For the Love of the Game (3)
By Ayanda Xaba, South Africa
There is intense awkwardness in Sibongile’s lounge as Njabulo Zulu gently places himself on the couch. The Njabulo Zulu on Sibongile’s couch! She’s starting to feel intimidated and even nervous. This guy is a superstar. He is a celebrated striker who has done wonders for both his team and the national team. He has been the leading goalscorer for the past three seasons, won the ‘Player of the Year’ award for two consecutive years, and has been the Man of the Match for countless games. Minus the arrogance and lack of discipline, he is one of the best players in the country.
“I don’t bite” he says with a smirk upon noticing Sibongile’s sudden awkward behaviour. “I’m hungry though” he adds and takes out his phone.
This angers Sibongile’s. Who does he think he is? A little voice whispers in her mind; ‘He’s Njabulo Zulu.’ She rolls her eyes at the thought before responding to her uninvited guest.
“You should’ve bought your own food”
“Why? Are you not eating?” Njabulo asks without moving his eyes from the phone.
“I had leftover pizza and it’s finished now.” Sibongile’s is still standing opposite the couch Njabulo is sitting on, looking uncomfortable.
Njabulo lifts his head quickly, wide eyed he exclaims; “Panic! Panic!”
“What’s with the drama dude?” Sibongile’s asks with sincere irritation.
Njabulo breaks into a loud laughter and says; “You’re so uptight! Sit down”
Sibongile’s slowly sits, not moving her eyes from the alien on her couch. “You shouldn’t have come here, it’s late.” She says softly.
“Chris was on my case about this book thing so it’s either we do it now or we don’t meet the deadline. You should know; I hate failing.” He winks and goes back to whatever he is busy with in his phone.
“Is your wife okay with you being here?”
Njabulo laughs but doesn’t respond. After a brief silence Sibongile clears her throat as a way to demand an answer. Why is she being so hostile? She also doesn’t know.
“I’m on company time. Everyone is at camp so I also had to be useful.” He looks at Sibongile; “So you’re really not giving me food? You’re such a bad host”
The door bell rings before Sibongile can respond. Reluctantly she answers and the security guard notifies her of a delivery from a seafood place called The Breeze.
“I didn’t order anything” Sibongile protests.
“Oh that’s mine” Njabulo interjects.
Sibongile takes a deep breath before telling the security guard to let them in. She doesn’t say anything to Njabulo until the food is delivered and paid for. A seafood platter with all sorts of food Sibongile would rather not eat is now spread out on her table. She decides she might as well begin her work seeing that the alien has made itself comfortable in her apartment. She gets her recording material ready as Njabulo digs into his food. He offers the food to her and she kindly declines.
The ball is now rolling. Sibongile asks a few questions about Njabulo’s experience in Cranes FC since joining the team three seasons ago. This gets him in a good mood and soon he is telling her stories about his grandfather.
“He was such a funny guy,” Njabulo recalls; “He would sit us down in his bedroom and tell us stories about his soccer career. We were restless kids and all we wanted was to go play outside but Mkhulu has other plans for us. He would tell us how big a star he was and how South Africans worshiped him. I was about six years old and didn’t believe him. I thought he was making up stories . We’d say he is ‘claiming’ because his son, my father, was the big star at that time.” He lets out a little laugh and then continues; “One day at the shop some taima called me ‘ntwana kaBrigadier’. I was confused; who the hell is Brigadier? The men in the shop went on to compliment this Brigadier for his outstanding clean passes and how excellent a midfielder he was. ‘He owned the game’ they said. My father’s nickname was The Rock, because of his amazing defense skills. So now who was this Brigadier? I didn’t ask the men, instead I went home and asked Mkhulu. He laughed. That man though. He laughed at me for a good fifteen minutes or so before telling me he was the Brigadier. I was shocked! So all the stories he was telling were true, I realized. From that point I started paying attention to his stories, he became my new role model. I knew I wasn’t good at dribbling like my father so I would suck as a defender, so being the future Brigadier became my goal.”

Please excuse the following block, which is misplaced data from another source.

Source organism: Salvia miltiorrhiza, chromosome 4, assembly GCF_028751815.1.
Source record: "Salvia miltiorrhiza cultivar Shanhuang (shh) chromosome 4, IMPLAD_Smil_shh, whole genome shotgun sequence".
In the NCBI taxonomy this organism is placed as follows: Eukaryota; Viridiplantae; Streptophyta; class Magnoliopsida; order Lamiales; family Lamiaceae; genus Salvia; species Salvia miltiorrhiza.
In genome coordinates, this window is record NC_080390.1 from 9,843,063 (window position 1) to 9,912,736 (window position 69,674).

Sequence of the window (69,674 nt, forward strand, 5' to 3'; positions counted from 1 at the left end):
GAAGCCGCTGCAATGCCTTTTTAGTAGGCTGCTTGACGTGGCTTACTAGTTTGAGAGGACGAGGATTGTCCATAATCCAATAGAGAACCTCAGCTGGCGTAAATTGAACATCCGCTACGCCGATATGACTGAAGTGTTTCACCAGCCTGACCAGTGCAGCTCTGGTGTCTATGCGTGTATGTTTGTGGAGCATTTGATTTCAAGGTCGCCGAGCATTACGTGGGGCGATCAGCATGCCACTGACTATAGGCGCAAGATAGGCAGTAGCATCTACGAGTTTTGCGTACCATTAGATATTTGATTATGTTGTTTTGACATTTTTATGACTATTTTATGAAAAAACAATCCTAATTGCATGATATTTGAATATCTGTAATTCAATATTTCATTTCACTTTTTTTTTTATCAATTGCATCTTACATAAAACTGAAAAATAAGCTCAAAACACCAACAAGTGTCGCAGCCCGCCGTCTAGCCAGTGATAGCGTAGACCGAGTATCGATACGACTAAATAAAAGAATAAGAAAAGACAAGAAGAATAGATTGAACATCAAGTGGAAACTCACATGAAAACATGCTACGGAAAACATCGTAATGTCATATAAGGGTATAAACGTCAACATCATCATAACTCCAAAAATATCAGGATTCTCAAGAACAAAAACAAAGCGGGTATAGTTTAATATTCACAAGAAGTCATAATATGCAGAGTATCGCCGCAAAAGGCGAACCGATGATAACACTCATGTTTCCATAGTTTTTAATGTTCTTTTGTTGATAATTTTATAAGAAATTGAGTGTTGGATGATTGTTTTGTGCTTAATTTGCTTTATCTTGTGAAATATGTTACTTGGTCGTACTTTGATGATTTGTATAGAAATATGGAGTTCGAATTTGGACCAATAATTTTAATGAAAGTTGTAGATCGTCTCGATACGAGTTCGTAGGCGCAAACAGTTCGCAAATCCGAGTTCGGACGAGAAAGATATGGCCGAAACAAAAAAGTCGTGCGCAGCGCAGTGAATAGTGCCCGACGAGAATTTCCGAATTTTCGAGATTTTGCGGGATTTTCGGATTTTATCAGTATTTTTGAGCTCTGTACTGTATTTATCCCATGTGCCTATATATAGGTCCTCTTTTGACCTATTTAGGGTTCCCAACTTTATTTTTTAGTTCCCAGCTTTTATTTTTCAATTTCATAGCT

Sibongile notices how happy Njabulo is as he recalls his childhood memories. He seems to be reliving those days sitting on the old man’s floor listening to his stories of greatness.
“From future Brigadier, to being The Rock’s son and finally launching yourself in neither of their positions.” She says looking straight to a beaming Njabulo.
He grins and let’s out his tongue before saying; “Strange thing is that when I was six years old, those days listening to Mkhulu, I never thought I could play soccer. I was so tiny, the older kids used to play so rough that I’d be injured and be forced to leave the game. But being from a football family i had no choice but to play. My family didn’t love football,my family was football. We spoke, ate, breathed soccer. Only when our playing got organised and we had a coach did I think; ‘maybe I can do this.’ I was forcing the midfield position until my coach said I should attack and put me forward. I was ten then and since that day I’ve been The Bullet.”
Sibongile’s admiring smile is wiped off by a strange noise coming from Zitha’s bedroom. She rushes there followed by a limping Njabulo. She panics as they find a shaking Zitha with white foam coming out of her lips, blood from her nose, and strange noise from her mouth as though she is battling to scream. In a panic, Sibongile grabs Zitha’s head and force the pen she’s been holding through her mouth.
“It’s not fits. It’s drugs” Njabulo says calmly as he dials an emergency number.